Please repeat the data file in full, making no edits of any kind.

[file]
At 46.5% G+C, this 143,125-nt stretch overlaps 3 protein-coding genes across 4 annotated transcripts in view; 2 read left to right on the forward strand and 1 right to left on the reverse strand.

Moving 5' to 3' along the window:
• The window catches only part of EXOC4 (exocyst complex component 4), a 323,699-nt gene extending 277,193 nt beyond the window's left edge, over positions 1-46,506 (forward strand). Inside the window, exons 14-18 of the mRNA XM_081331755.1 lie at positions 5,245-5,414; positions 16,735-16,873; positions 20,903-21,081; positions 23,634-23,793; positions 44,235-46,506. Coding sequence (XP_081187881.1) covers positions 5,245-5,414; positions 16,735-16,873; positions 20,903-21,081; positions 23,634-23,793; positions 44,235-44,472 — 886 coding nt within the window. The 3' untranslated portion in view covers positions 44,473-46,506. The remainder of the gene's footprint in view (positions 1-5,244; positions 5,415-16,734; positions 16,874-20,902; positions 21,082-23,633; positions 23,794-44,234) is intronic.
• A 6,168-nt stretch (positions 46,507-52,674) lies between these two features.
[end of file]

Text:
At 46.5% G+C, this 143,125-nt stretch overlaps 3 protein-coding genes across 4 annotated transcripts in view; 2 read left to right on the forward strand and 1 right to left on the reverse strand.

Moving 5' to 3' along the window:
• The window catches only part of EXOC4 (exocyst complex component 4), a 323,699-nt gene extending 277,193 nt beyond the window's left edge, over positions 1-46,506 (forward strand). Inside the window, exons 14-18 of the mRNA XM_081331755.1 lie at positions 5,245-5,414; positions 16,735-16,873; positions 20,903-21,081; positions 23,634-23,793; positions 44,235-46,506. Coding sequence (XP_081187881.1) covers positions 5,245-5,414; positions 16,735-16,873; positions 20,903-21,081; positions 23,634-23,793; positions 44,235-44,472 — 886 coding nt within the window. The 3' untranslated portion in view covers positions 44,473-46,506. The remainder of the gene's footprint in view (positions 1-5,244; positions 5,415-16,734; positions 16,874-20,902; positions 21,082-23,633; positions 23,794-44,234) is intronic.
• A 6,168-nt stretch (positions 46,507-52,674) lies between these two features.